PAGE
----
What I Learned After 9 Months of Coach Training

If you had told me two years ago that I would become a coach, I would have asked if you were out of your mind. After all, I wasn’t a “people person”. And this involves regularly talking to people that I didn’t already know? No way, give me some code to work on instead.

Two weeks ago, I graduated from a 9-month ontological coach training program by The Coach Partnership and am now working towards certification. In this post, I’ll talk about what coaching is in general, how ontological coaching differs from other types of coaching, and share what I’ve learnt along the way.

Table of Contents

What Is Coaching?

It’s easier to first talk about what coaching is not:

The International Coach Federation defines coaching as a partnership with clients in a thought-provoking and creative process that inspires them to maximize their personal and professional potential.

The key word here is partnership. There should be no power imbalance between coach and client. Both parties are equals in this relationship. In other professions like consulting or teaching, there is usually one party with more power in the relationship.

The underlying structure in a coaching relationship sets coaching apart from a normal conversation:

The ICF code of ethics sets out standards of ethical conduct expected of coaches. In essence, it is about putting the interests of the client first such as by keeping the contents of coaching conversations confidential, disclosing potential conflicts of interest, and holding the distinction between coaching and therapy.

What Is Ontological Coaching?

Ontology is the philosophical study of being. Ontological coaching is coaching to the way of being or what it means to be human.

Most branches of coaching focus on taking action for the sake of some desired result.

The set of possible actions someone sees is determined by how he or she sees the world. Ontological coaching takes a step back from actions and considers how someone observes the world. This is done by examining the 3 components of one’s way of being:

Being human or way of being involves these 3 things: body, emotions, and language.

Ontological coaching focuses on raising the client’s self-awareness to notice how their own way of being influences the possible actions they can see and hence, the results that they get.

With the internet providing access to so much information, I’ve found in myself and my clients that being stuck is rarely about the lack of knowledge. It is usually something in one’s way of being that gets in the way.

For instance, let’s look at a common belief of not being a “tech person”. When someone says, “I’m not a tech person”, they believe they are not good at dealing with technology and that improvement is unlikely. Difficulties with technology will reinforce that belief of not being a tech person. In contrast, someone who believes that improvement over time is possible will have an easier time learning to be proficient with technology1. This is how a belief in language influences how someone sees the world and the results they get.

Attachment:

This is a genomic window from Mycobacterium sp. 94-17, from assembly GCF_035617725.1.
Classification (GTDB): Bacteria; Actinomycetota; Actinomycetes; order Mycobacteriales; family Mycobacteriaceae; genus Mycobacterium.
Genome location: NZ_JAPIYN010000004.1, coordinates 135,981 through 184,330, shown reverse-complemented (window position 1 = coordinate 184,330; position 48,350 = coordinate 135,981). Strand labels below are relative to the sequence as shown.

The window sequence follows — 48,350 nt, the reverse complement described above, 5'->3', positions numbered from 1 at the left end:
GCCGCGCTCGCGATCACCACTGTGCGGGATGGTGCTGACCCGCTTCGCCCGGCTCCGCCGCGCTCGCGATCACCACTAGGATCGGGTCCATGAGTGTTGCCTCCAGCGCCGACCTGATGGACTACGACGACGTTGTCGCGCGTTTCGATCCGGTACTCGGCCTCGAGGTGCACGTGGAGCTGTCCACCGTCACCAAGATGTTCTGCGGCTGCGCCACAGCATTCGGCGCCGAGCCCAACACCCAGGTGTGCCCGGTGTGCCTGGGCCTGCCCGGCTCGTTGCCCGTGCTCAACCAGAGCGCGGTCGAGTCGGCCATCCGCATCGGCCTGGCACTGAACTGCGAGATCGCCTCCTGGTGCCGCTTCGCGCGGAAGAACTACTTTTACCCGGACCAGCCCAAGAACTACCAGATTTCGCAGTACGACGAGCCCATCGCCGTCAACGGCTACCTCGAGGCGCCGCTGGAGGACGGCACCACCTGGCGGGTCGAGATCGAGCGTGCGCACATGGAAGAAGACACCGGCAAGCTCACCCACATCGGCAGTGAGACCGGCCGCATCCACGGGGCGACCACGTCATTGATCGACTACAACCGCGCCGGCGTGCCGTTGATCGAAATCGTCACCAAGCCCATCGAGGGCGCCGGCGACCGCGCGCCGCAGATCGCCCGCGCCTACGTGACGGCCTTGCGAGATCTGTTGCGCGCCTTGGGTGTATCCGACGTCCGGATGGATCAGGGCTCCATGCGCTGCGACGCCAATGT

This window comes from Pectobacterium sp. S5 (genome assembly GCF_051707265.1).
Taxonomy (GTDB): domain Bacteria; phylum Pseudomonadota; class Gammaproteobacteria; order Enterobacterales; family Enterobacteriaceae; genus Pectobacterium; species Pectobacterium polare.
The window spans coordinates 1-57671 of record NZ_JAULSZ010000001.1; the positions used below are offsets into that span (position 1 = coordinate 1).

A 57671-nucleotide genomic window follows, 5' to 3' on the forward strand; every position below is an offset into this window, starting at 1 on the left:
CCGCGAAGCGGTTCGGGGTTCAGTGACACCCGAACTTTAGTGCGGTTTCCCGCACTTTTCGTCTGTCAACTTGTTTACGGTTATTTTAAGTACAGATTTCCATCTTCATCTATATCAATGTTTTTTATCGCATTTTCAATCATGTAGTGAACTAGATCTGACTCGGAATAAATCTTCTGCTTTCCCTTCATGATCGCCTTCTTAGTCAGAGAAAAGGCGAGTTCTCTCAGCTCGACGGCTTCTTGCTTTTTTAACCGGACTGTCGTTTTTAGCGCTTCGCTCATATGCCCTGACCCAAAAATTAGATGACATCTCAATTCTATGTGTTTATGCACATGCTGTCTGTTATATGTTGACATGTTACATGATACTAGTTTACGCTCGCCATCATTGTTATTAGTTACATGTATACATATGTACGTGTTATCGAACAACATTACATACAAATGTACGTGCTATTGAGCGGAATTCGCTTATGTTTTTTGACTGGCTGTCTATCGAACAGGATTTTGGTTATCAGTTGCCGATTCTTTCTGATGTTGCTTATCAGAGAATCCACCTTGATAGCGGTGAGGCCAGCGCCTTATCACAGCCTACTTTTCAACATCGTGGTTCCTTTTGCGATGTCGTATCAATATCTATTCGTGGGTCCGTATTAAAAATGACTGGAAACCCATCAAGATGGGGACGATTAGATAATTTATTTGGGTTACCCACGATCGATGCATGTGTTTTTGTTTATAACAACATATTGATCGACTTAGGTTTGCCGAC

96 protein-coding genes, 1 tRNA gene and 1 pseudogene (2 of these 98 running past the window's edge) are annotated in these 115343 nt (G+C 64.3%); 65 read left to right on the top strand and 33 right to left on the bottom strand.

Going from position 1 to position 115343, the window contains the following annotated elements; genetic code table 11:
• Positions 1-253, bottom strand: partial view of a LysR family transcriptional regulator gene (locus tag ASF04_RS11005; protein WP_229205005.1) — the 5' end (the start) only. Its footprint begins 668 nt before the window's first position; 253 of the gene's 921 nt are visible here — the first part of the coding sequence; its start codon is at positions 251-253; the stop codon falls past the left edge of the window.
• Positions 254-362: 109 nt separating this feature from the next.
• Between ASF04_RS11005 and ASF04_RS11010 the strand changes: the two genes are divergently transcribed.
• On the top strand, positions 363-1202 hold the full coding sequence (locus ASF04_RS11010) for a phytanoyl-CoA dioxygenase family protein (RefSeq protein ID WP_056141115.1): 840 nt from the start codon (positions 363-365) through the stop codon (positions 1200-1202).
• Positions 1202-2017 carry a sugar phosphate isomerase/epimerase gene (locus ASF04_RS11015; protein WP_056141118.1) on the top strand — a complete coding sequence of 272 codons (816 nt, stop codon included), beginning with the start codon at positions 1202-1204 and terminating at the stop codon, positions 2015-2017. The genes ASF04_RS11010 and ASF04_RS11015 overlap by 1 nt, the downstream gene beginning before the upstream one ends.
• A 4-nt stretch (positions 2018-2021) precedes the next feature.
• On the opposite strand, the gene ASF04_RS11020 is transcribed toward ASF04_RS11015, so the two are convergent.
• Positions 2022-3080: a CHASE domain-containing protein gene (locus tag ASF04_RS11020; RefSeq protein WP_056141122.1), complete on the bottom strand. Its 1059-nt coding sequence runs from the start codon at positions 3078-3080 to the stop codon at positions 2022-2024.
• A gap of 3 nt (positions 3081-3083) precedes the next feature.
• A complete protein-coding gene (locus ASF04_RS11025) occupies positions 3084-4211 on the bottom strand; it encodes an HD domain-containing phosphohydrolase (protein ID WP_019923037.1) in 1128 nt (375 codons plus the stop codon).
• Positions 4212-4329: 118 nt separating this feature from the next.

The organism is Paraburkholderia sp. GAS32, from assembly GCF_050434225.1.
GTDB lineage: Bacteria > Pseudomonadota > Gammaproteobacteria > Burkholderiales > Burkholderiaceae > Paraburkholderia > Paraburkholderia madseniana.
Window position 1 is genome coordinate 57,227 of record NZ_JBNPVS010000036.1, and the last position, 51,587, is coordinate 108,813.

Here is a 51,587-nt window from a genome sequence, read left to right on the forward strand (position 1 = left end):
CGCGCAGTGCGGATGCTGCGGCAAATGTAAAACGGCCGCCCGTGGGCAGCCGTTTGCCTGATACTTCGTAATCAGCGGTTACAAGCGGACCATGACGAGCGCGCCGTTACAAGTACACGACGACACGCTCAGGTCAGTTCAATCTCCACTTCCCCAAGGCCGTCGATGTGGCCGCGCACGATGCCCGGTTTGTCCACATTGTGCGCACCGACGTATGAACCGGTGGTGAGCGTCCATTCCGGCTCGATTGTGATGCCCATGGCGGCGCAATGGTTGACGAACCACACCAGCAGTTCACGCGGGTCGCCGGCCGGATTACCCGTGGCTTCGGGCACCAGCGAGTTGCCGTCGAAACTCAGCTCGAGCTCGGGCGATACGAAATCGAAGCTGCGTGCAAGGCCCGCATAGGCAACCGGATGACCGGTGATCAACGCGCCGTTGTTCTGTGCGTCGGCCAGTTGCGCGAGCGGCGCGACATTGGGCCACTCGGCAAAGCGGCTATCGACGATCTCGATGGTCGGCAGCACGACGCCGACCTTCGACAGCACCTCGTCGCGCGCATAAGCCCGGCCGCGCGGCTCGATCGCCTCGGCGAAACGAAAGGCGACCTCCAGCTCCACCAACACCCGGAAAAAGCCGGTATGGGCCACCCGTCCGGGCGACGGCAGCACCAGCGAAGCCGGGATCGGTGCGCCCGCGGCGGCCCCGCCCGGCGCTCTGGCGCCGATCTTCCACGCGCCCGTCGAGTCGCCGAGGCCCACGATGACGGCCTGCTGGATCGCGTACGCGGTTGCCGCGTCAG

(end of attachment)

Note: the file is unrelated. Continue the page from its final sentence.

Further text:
Unfortunately, it is often very difficult at first to be aware of how we ourselves see the world. In that example, not being a tech person could appear so obviously true as to be an unchangeable fact.

This is where an ontological coach comes in by being an adept observer of body, emotions, and language. The focus of ontological coaching is developing self-awareness in clients of how they see the world (and the limitations therein) and with that awareness, shifting their habitual way of being for the sake of better results. Ontological coaching facilitates lasting change and transformation by working at the level of being - by coaching the person, not the problem.

What I’ve Learnt

As part of the 9 months of ontological coach training, I’ve done 23 hours of coaching in the field. I’ve found that I enjoy coaching, much to my surprise. These are some things I’ve learnt along the way.


To become an adept observer of others, one must first become an adept observer of themselves.

I decided to embark on this journey of becoming a coach to understand myself better. It started with attending a workshop by The Thought Collective that introduced ideas from ontological coaching in an experiential way. It resonated with me deeply and I wanted to find out more.

I have found coaching to be both simpler and more complex than I expected. The complexity comes from what goes into a good coaching session and meeting the client where they are. It is also as simple2 as learning to be fully present with someone.

As much as I enjoy making a difference in someone’s life, the greatest reward has been what I’ve learnt about myself and how I’ve grown as a result. If I had to choose, the highlight is being comfortable with not knowing, as that was something that seemed impossible before and opens many new possibilities.

What’s next? I intend to continue my coaching practice to become officially certified. If this sounds interesting or if you think that coaching may help you reach your goals, hit me up!


I am very grateful to the folks at The Thought Collective and The Coach Partnership for the role they’ve played in my growth.

Huge shout-out to my colleagues who have been on this journey with me (hi if you’re reading this!) and to Steven Koh for fully supporting my interest in developing non-technical skills.


  1. You may have heard of this being described as the fixed vs growth mindset.

  2. Simple but not at all easy.